National Rifle Association Furloughing All Employees Unable to Work Because of COVID-19 Closures

The National Rifle Association—like most organizations, beleaguered by the COVID-19 pandemic and accompanying economic slowdown—is instituting a second round of payroll reductions, Newsweek has learned.

In a memo obtained by Newsweek that was distributed to all of the organization's employees Thursday afternoon, CEO Wayne LaPierre announced that the organization has had to "make the very painful decision to furlough employees who cannot perform their duties in the short term due to the cancellation or postponement of events, temporary closure of facilities or other disruptions in our operations."

The furloughs will begin on Sunday and will be effective indefinitely. Moreover, LaPierre said that the organization will soon be suspending matching contributions to retirement plans for eligible employees, pending the approval of the executive committee.

Thursday's announcement, on the eve of Good Friday, comes weeks after LaPierre told the NRA's board of directors that the COVID-19 pandemic would force him to implement organization-wide adjustments, including layoffs, salary cuts and reductions in hours.

Those plans, first reported by Newsweek, were recently set into motion, according to a report by Politico, resulting in the termination of over 60 employees.

Wayne LaPierre
Wayne LaPierre, NRA vice president and CEO, attends the NRA annual meeting of members at the 148th NRA Annual Meetings & Exhibits on April 27, 2019, in Indianapolis, Indiana. Scott Olson/Getty

The NRA's latest cash crunch due to the stalled economy was precipitated by an already flagging balance sheet. Tax filings show that in 2018, the most recent year available, the NRA's net assets declined by nearly $9 million to $16 million, their lowest levels in six years.

"For 149 years, the NRA has withstood countless challenges—both within our country and against our organization as a whole—and we have always emerged stronger and more tightly knit," LaPierre said on Thusday. "This will be no different. Our members and our employees are the heart of what we do and the first-line defenders of our freedom across America. I look forward to the time, hopefully soon, when we are all back together again as one united—and strong—NRA family."

The NRA employed 816 individuals in 2018, according to the group's tax filings. It also relied on a network of around 150,000 volunteers across the country. The NRA's outside counsel, Brewer, Attorneys and Counselors, previously told Newsweek that the initial belt-tightening would apply to "all levels of the organization," which includes LaPierre.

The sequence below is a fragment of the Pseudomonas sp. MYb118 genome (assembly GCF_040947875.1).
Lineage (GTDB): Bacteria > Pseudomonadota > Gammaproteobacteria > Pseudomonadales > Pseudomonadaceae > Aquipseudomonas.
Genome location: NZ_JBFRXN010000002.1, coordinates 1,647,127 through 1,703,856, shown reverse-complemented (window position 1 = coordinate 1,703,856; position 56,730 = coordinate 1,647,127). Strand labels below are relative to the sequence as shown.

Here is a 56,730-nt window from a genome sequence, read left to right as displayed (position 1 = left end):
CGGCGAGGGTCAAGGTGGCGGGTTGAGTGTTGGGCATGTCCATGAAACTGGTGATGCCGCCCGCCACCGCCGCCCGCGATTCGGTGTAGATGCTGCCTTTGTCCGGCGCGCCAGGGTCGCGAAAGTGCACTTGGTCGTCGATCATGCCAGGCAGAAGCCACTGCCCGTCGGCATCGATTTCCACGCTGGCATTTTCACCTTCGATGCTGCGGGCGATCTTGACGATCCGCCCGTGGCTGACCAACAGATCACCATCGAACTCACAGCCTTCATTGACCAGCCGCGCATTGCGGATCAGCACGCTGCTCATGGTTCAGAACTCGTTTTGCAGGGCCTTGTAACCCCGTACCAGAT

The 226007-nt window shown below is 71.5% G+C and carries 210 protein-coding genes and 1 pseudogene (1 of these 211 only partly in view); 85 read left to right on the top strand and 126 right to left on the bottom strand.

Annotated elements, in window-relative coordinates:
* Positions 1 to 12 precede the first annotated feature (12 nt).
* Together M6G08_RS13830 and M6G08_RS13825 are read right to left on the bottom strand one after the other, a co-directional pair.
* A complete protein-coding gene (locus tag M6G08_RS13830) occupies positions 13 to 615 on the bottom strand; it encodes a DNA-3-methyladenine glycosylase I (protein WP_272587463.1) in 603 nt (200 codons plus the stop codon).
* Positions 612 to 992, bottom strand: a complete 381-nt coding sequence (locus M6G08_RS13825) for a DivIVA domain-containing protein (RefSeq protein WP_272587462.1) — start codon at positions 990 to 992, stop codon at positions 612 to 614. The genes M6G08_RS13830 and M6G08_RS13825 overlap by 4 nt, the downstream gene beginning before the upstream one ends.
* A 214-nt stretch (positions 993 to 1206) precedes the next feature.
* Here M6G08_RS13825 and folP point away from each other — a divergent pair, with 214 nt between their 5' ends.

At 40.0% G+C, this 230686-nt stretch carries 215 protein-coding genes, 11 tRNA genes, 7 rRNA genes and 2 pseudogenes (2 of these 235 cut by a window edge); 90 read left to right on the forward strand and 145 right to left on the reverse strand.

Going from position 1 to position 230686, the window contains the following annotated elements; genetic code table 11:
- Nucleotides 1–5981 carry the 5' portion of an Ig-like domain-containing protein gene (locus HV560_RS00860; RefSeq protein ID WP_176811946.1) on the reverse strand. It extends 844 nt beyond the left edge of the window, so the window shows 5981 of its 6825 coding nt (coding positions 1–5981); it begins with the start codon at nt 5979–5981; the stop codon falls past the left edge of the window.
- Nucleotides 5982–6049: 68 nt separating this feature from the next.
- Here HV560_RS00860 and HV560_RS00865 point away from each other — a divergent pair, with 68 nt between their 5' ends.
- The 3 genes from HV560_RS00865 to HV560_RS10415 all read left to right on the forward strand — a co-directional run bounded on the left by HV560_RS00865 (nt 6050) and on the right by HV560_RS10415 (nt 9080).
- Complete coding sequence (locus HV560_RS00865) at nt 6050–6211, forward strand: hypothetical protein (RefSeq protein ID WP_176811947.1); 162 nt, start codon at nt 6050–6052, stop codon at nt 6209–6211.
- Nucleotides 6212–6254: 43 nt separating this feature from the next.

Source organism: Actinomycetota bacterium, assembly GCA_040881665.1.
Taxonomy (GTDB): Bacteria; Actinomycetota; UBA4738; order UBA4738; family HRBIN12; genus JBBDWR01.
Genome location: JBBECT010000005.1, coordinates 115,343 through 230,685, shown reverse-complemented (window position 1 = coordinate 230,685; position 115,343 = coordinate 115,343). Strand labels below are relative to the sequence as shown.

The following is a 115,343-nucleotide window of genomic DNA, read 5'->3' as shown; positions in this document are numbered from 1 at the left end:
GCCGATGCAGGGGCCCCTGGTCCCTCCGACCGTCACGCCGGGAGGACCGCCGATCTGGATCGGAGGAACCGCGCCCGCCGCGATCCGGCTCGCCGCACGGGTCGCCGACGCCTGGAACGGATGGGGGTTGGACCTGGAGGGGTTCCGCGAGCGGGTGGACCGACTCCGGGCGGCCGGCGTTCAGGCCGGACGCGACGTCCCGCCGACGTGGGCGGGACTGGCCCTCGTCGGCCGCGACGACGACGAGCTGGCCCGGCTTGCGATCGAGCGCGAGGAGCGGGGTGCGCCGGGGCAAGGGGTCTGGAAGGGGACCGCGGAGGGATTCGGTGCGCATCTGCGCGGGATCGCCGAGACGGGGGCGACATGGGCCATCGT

In March, the NRA announced it would have to suspend the annual meeting of members slated to take place in Nashville, Tennessee, in mid-April. The meeting is a sprawling operation with thousands of visitors and vendors from across the country. It would have been the first such gathering since the Shakespearean-style leadership reshuffle at the 2019 annual meeting in Indiana.

"We were ultimately guided by our responsibility to help ensure the safety and well-being of our NRA members, guests, and surrounding community," the NRA said at the time.

According to Thursday's memo, the organization's intention is to onboard as many furloughed employees as possible after the crisis ends. Individuals subject to the furloughs will not be paid or be able to take leave, though they will remain employees. E-mail access will be suspended, "as will access to NRA facilities." However, health insurance and other non-retirement benefits will remain.

The Trace reported that employees impacted by the initial layoffs included some of the most operationally important, those involved in the NRA's fundraising arm.

"On March 22, it was announced and widely reported that the NRA would be implementing a number of permanent and temporary staff reductions along with other cost-cutting measures, just like many other corporations and non-profits as a result of the extraordinary impacts from the COVID-19 crisis," Andrew Arulanandam, an NRA spokesperson, said in response to a request for comment. "This crisis has caused the cancellation of our annual convention and has forced us to postpone many fundraising events and special programs. Our leadership is deeply committed to the long-term viability of the NRA—and the protection of the freedoms for which our members stand, as well as the safety and well-being of our employees, members, and community."